Seasonal allergic rhinitis is caused by allergy to various pollens such as grasses, trees, ragweed and weeds. Symptoms often include sneezing, runny nose, itchy watery eyes, fatigue. and occasionally leads to shortness of breath, cough, and wheezing. Many people who suffer from allergies feel like they have a bad cold every day that just never goes away. In addition to all of these symptoms, fatigue can be a direct result of the allergic condition complicated by sleep disruption from persistent nasal obstruction. Severe allergic rhinitis can cause significant disruption to school and work performance in addition to negatively impacting mood and affect.
In northwest Indiana, tree pollen usually begins in early to mid March and continues until the beginning or June. In addition to all of the usual allergy symptoms listed above, tree pollen allergy is often associated with mild to severe eye allergy symptoms. Patients with tree pollen allergy often suffer from itchy watery eyes that can be severe enough to interfere with normal activities. Grass pollen begins around the first June just as tree pollen begins to fade. Patients with grass pollen allergy will often blame their symptoms on cottonwood as these poplar trees begin to loose their cottony seeds at just about the same time as grass pollen comes out. Cottonwood begins to pollinate in March and April and there is no significant levels of this tree’s pollen left when it begins to drop it’s white puffy balls containing seeds, not pollen. Grass pollen lasts throughout the summer and begins to fade in fall. Children will often develop nasal, eye, and skin allergy symptoms when playing on the grass in spring before grass pollen is out. These symptoms are usually due to tree pollen that falls on the grass and is concentrated there. While mowed lawns do not produce grass pollen, they are a repository for many plant pollens and mold spores throughout spring, summer and fall. Weed pollen begins in mid to late July and ragweed pollen, the common and most severe cause of fall allergy symptoms, begins in late July to the first week of August. People with severe ragweed pollen allergy, called “hay fever”, begin to experience all of the usual allergy symptoms suddenly and these symptoms often persist until late fall. Although allergy symptoms typically occur during certain times of the year as stated above, many people have allergies to one or more types of pollen and then symptoms seem to overlap into other times of the year. In addition, people with allergies to mold or house dust mites will often find their symptoms worse on warm, humid days adding to their usual seasonal symptoms. It is very important to be aware of the severity of your symptoms as well as the exact times of year they begin or worsen.
Environmental Control Methods
Environmental control methods are the cornerstone of therapy. It is critical that the house be closed up and the air conditioning remains running throughout the allergy seasons. Air filtration systems, such as a HEPA filter, remove microscopic pollen from the air and are quite effective. Even on cool nights, the pollen count can be extremely high and the house must remain closed. HEPA filters are ineffective if the windows are left open. Air filters have little if any role in eliminating pet dander or house dust mites. Bedroom doors should be closed at all times and pets should not be allowed in or around the bedroom. Even if you or your children are not allergic to pets, their fur can collect large quantities of pollen and cause significant allergy symptoms at night when they are in the bedroom. It is best not to have carpeting in the bedroom.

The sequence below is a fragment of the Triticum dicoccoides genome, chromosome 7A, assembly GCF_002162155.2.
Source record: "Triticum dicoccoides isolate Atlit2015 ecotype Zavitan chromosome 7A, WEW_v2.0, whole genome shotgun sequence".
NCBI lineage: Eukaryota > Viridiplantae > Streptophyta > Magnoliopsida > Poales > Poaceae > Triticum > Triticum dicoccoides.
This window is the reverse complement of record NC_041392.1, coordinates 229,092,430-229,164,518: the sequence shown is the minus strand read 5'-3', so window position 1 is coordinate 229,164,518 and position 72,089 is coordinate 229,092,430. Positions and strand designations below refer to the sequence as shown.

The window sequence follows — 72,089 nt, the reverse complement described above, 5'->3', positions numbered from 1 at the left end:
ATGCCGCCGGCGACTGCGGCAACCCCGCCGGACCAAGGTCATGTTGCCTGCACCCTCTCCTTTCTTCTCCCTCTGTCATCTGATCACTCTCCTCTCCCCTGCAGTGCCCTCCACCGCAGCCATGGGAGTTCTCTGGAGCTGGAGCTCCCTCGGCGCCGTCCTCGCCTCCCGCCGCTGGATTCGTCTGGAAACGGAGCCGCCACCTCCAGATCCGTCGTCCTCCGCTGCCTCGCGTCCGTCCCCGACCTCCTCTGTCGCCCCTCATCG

Allergy medications work best when taken regularly. Inhaled nasal steroid sprays effectively treat all symptoms of nasal allergy. Prescription nasal sprays are not “addicting” and are often used in conjunction with other medications. Short-term side effects include sneezing, nasal burning, and occasionally a bloody nose. Most of these side effects are from preservatives in the nose sprays. Changing to different brands can often help relieve these side effects. Newer non-sedating antihistamines block many allergy symptoms. Over-the-counter non- prescription sedating antihistamines such as Benadryl should be avoided because of their short duration of action and their side effects, which can cause difficulty with school, work, driving, and operating motorized equipment. Allergy medications are best taken on a regular basis and not “as needed”. Combinations of medications, such as steroid nasal sprays and antihistamines, work better than either medication alone. When medications seem to fail, it is often because one’s allergy symptoms are more severe and medications alone are no longer able to keep control. It is best to start medications just prior to the beginning of your allergy season and continue until the pollen counts drop significantly. Although pollen counts will drop on rainy days as the rain washes the pollen away (temporarily), the symptoms will eventually return.
Allergy immunotherapy is sometimes recommended to control allergy symptoms. Allergy immunotherapy can be very effective but takes several months to improve symptoms and must be continued for several years. Although allergy immunotherapy will not “cure” allergic rhinitis, it can significantly improve many symptoms, help prevent development of asthma, markedly decrease the fatigue associated with other symptoms, and decrease medication use. The decision to begin allergy immunotherapy is very individual and depends on many factors. Allergy immunotherapy should be considered when other methods fail to adequately control symptoms. In particular, the fatigue associated with allergies is rarely controlled with medication. While allergy immunotherapy represents a very large commitment, the long term results are often very dramatic.